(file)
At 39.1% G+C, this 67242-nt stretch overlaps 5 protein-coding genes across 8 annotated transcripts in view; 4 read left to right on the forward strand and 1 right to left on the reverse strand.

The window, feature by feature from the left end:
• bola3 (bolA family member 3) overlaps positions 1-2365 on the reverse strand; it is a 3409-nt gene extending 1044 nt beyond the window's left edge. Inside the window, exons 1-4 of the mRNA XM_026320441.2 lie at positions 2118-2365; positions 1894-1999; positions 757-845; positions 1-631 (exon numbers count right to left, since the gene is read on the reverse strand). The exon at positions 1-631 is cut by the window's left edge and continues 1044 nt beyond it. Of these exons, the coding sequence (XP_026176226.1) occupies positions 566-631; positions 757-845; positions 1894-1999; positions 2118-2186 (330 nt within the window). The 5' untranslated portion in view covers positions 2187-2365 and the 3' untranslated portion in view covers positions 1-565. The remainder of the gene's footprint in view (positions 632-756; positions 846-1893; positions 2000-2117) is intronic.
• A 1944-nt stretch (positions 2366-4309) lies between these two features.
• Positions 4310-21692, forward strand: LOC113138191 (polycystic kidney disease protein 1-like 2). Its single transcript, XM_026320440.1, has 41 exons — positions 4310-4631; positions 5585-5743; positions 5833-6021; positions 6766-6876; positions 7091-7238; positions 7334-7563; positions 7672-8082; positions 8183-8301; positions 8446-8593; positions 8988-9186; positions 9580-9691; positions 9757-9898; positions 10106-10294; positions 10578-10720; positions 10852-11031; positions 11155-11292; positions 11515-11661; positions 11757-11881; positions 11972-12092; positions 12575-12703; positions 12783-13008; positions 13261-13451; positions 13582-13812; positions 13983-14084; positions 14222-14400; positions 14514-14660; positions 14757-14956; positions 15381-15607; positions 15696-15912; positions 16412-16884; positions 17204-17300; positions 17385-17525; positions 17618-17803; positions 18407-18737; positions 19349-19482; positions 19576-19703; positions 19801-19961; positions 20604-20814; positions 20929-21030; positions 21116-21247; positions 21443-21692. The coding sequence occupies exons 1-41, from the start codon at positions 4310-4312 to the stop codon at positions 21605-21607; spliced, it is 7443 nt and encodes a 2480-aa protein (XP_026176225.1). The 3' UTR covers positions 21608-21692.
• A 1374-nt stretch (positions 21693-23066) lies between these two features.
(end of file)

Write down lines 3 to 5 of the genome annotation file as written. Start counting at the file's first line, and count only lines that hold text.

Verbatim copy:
• bola3 (bolA family member 3) overlaps positions 1-2365 on the reverse strand; it is a 3409-nt gene extending 1044 nt beyond the window's left edge. Inside the window, exons 1-4 of the mRNA XM_026320441.2 lie at positions 2118-2365; positions 1894-1999; positions 757-845; positions 1-631 (exon numbers count right to left, since the gene is read on the reverse strand). The exon at positions 1-631 is cut by the window's left edge and continues 1044 nt beyond it. Of these exons, the coding sequence (XP_026176226.1) occupies positions 566-631; positions 757-845; positions 1894-1999; positions 2118-2186 (330 nt within the window). The 5' untranslated portion in view covers positions 2187-2365 and the 3' untranslated portion in view covers positions 1-565. The remainder of the gene's footprint in view (positions 632-756; positions 846-1893; positions 2000-2117) is intronic.
• A 1944-nt stretch (positions 2366-4309) lies between these two features.
• Positions 4310-21692, forward strand: LOC113138191 (polycystic kidney disease protein 1-like 2). Its single transcript, XM_026320440.1, has 41 exons — positions 4310-4631; positions 5585-5743; positions 5833-6021; positions 6766-6876; positions 7091-7238; positions 7334-7563; positions 7672-8082; positions 8183-8301; positions 8446-8593; positions 8988-9186; positions 9580-9691; positions 9757-9898; positions 10106-10294; positions 10578-10720; positions 10852-11031; positions 11155-11292; positions 11515-11661; positions 11757-11881; positions 11972-12092; positions 12575-12703; positions 12783-13008; positions 13261-13451; positions 13582-13812; positions 13983-14084; positions 14222-14400; positions 14514-14660; positions 14757-14956; positions 15381-15607; positions 15696-15912; positions 16412-16884; positions 17204-17300; positions 17385-17525; positions 17618-17803; positions 18407-18737; positions 19349-19482; positions 19576-19703; positions 19801-19961; positions 20604-20814; positions 20929-21030; positions 21116-21247; positions 21443-21692. The coding sequence occupies exons 1-41, from the start codon at positions 4310-4312 to the stop codon at positions 21605-21607; spliced, it is 7443 nt and encodes a 2480-aa protein (XP_026176225.1). The 3' UTR covers positions 21608-21692.